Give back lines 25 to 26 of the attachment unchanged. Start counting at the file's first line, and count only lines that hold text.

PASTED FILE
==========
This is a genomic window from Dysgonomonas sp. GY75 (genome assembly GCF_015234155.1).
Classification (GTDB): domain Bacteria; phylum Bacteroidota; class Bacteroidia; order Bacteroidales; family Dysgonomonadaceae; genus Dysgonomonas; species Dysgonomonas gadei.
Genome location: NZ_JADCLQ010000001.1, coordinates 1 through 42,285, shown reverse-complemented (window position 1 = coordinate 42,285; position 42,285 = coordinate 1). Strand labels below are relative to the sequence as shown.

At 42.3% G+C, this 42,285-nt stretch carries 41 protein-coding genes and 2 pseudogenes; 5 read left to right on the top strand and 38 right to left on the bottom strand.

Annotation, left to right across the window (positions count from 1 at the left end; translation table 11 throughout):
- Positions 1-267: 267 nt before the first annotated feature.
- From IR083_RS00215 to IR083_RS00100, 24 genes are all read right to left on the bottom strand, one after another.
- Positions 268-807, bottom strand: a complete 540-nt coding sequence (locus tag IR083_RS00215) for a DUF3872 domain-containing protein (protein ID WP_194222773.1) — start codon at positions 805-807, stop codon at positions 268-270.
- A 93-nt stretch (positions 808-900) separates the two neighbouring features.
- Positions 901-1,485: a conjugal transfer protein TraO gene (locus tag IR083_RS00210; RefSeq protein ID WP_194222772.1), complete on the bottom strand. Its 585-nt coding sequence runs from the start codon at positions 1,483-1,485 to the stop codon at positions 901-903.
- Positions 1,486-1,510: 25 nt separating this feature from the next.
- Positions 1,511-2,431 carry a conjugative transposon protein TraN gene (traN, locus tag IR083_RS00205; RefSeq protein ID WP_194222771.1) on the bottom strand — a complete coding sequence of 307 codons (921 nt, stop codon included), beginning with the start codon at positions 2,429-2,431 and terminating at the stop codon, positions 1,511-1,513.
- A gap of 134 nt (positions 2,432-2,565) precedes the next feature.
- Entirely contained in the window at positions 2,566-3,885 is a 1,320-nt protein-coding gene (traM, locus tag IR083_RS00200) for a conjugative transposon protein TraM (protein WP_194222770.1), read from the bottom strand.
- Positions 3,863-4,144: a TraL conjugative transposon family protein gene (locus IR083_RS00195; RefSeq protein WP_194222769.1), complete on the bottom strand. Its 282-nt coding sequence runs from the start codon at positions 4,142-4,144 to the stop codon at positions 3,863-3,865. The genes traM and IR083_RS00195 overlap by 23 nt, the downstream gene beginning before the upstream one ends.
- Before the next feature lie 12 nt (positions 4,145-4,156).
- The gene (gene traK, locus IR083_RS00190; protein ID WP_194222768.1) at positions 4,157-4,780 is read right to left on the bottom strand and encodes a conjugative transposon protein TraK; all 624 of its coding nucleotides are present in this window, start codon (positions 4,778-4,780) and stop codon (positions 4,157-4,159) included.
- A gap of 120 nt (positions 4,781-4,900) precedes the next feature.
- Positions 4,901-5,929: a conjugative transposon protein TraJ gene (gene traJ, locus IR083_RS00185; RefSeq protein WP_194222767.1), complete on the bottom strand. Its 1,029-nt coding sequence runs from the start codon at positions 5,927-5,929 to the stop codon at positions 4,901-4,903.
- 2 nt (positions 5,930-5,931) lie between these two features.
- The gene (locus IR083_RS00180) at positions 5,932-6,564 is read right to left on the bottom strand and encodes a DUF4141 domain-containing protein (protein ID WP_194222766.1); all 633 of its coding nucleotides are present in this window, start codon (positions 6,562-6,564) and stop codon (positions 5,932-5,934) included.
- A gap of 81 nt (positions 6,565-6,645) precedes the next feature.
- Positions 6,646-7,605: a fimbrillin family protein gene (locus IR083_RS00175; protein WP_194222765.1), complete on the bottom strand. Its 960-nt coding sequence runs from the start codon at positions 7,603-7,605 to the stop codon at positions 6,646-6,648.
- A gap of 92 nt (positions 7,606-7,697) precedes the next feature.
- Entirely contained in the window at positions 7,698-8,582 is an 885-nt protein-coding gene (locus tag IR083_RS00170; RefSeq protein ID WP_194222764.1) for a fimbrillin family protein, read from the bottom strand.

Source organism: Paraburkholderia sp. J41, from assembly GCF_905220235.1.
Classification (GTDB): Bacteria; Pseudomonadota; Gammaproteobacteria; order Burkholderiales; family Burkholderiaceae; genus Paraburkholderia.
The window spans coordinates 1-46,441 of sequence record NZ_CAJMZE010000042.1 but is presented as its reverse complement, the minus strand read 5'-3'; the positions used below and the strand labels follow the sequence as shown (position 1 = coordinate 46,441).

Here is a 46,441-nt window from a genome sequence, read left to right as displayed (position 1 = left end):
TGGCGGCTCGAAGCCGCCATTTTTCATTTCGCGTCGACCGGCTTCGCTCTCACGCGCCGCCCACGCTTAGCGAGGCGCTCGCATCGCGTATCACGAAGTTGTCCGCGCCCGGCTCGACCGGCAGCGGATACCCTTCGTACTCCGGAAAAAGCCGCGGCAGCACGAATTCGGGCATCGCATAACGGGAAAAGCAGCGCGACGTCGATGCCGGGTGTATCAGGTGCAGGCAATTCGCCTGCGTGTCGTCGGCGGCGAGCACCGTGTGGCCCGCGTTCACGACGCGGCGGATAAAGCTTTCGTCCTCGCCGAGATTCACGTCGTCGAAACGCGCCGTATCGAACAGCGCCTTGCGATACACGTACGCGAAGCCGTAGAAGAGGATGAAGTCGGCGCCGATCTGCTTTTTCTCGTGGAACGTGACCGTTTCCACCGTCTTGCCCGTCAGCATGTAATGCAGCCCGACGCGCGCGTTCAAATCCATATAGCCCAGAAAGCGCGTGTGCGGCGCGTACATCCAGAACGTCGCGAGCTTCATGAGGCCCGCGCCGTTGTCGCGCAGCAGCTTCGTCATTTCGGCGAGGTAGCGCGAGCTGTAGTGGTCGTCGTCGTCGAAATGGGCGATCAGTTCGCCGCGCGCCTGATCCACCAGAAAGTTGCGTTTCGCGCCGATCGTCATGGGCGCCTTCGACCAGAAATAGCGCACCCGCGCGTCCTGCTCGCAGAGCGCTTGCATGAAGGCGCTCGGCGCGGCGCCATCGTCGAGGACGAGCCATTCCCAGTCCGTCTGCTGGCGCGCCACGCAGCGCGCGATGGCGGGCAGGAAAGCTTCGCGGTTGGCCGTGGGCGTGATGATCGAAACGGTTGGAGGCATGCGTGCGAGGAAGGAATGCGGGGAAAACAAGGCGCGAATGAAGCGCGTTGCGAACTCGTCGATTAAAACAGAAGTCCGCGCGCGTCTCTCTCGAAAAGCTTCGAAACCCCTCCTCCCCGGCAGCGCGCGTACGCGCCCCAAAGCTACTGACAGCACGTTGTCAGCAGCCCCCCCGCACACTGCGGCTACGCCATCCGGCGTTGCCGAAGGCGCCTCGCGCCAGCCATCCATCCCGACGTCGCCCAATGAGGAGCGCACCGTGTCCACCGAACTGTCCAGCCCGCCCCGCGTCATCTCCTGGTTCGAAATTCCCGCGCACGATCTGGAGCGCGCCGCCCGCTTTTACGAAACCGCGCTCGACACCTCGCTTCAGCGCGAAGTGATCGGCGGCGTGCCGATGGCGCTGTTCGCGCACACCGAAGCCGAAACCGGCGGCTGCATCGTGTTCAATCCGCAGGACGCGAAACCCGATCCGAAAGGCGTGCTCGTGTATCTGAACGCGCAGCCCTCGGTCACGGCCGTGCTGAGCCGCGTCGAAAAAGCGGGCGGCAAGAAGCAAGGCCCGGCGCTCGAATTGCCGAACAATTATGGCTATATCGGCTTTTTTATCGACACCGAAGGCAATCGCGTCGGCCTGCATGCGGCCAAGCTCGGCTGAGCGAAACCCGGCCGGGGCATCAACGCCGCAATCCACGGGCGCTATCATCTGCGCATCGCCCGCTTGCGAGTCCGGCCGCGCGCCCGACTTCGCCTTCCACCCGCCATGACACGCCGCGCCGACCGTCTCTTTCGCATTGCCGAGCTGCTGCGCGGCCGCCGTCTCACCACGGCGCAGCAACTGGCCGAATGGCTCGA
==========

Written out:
- Entirely contained in the window at positions 7,698-8,582 is an 885-nt protein-coding gene (locus tag IR083_RS00170; RefSeq protein ID WP_194222764.1) for a fimbrillin family protein, read from the bottom strand.

Source organism: Paraburkholderia sp. J41, from assembly GCF_905220235.1.